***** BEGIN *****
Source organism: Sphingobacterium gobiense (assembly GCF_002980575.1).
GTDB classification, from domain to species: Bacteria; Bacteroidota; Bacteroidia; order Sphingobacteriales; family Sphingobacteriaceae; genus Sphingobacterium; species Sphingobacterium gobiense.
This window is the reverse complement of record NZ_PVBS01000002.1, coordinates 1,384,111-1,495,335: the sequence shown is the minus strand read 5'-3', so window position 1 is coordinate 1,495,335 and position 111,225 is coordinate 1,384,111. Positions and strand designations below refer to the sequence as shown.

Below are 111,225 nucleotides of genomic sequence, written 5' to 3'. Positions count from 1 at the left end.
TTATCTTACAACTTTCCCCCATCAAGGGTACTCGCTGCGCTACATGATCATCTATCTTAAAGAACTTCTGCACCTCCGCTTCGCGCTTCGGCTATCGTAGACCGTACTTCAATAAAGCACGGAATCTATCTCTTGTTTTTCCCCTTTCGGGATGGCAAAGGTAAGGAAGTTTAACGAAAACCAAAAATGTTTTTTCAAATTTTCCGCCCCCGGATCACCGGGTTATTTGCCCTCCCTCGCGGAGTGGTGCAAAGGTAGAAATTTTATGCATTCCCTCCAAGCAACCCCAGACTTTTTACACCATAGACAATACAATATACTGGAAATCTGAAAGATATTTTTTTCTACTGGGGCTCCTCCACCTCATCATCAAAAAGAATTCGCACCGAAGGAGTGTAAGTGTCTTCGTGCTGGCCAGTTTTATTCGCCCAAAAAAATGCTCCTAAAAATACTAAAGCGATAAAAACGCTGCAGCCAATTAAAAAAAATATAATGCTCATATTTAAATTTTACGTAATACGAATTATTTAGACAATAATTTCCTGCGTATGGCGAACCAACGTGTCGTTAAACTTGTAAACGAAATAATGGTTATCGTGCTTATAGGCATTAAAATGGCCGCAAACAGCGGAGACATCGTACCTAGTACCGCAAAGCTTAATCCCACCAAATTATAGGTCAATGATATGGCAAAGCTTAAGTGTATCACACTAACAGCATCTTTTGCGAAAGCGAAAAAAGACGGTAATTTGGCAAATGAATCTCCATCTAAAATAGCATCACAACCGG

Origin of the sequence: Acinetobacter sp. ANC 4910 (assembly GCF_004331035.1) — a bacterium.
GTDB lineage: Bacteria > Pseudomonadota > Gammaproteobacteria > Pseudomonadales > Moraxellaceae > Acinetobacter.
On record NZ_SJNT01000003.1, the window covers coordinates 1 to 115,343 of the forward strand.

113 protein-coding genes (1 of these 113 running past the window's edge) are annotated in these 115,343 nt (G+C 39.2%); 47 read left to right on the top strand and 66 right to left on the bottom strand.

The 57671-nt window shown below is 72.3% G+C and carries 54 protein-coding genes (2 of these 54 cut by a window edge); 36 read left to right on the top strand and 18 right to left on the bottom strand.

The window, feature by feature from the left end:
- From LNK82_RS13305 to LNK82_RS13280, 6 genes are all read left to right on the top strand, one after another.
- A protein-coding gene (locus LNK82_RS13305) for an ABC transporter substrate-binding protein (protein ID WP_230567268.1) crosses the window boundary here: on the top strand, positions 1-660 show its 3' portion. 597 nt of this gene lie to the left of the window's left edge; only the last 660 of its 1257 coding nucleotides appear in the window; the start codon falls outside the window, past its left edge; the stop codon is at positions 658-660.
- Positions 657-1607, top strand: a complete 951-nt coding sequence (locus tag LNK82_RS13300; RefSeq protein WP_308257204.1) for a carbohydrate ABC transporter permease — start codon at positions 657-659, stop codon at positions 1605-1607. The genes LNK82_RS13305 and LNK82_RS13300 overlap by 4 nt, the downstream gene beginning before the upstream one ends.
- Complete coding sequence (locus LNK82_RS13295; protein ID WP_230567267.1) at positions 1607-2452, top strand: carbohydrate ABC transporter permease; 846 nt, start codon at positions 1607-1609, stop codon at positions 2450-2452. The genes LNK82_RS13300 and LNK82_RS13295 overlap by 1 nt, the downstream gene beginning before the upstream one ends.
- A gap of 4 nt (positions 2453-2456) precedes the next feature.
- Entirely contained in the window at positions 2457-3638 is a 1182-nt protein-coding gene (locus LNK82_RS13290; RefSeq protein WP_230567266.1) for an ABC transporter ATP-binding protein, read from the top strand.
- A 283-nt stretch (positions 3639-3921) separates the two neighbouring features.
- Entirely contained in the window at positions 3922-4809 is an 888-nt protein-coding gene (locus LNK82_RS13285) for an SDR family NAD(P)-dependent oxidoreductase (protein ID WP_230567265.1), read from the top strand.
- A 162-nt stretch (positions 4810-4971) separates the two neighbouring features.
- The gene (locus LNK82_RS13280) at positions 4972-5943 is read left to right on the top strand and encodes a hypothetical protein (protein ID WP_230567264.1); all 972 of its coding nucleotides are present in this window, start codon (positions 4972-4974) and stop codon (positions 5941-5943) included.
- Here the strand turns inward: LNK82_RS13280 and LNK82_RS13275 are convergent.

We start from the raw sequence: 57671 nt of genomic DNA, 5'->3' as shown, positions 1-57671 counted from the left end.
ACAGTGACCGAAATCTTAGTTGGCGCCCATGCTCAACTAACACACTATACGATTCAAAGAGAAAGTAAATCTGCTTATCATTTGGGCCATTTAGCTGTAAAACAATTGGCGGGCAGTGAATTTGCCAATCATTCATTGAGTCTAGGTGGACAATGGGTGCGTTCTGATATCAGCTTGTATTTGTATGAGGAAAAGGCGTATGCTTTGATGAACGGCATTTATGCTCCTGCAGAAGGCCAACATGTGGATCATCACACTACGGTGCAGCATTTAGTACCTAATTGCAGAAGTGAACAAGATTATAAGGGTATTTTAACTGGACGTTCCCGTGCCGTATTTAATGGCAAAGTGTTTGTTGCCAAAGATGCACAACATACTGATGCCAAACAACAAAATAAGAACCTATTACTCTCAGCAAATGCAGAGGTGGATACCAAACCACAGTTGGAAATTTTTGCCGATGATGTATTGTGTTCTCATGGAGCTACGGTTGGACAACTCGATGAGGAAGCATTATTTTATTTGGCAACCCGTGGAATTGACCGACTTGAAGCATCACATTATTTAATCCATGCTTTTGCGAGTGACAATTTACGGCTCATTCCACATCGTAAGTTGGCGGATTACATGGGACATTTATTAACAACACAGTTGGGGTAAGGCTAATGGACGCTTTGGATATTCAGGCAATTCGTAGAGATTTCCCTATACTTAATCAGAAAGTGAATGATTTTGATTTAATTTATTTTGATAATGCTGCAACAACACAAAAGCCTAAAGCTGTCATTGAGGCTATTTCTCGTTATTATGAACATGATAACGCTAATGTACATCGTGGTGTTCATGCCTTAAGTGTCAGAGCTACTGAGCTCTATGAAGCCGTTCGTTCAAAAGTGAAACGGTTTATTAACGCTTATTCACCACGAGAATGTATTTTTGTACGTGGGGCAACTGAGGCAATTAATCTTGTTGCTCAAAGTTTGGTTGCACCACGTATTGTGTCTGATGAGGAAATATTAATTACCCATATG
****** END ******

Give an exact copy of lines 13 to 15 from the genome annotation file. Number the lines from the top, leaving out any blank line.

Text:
- A protein-coding gene (locus LNK82_RS13305) for an ABC transporter substrate-binding protein (protein ID WP_230567268.1) crosses the window boundary here: on the top strand, positions 1-660 show its 3' portion. 597 nt of this gene lie to the left of the window's left edge; only the last 660 of its 1257 coding nucleotides appear in the window; the start codon falls outside the window, past its left edge; the stop codon is at positions 658-660.
- Positions 657-1607, top strand: a complete 951-nt coding sequence (locus tag LNK82_RS13300; RefSeq protein WP_308257204.1) for a carbohydrate ABC transporter permease — start codon at positions 657-659, stop codon at positions 1605-1607. The genes LNK82_RS13305 and LNK82_RS13300 overlap by 4 nt, the downstream gene beginning before the upstream one ends.
- Complete coding sequence (locus LNK82_RS13295; protein ID WP_230567267.1) at positions 1607-2452, top strand: carbohydrate ABC transporter permease; 846 nt, start codon at positions 1607-1609, stop codon at positions 2450-2452. The genes LNK82_RS13300 and LNK82_RS13295 overlap by 1 nt, the downstream gene beginning before the upstream one ends.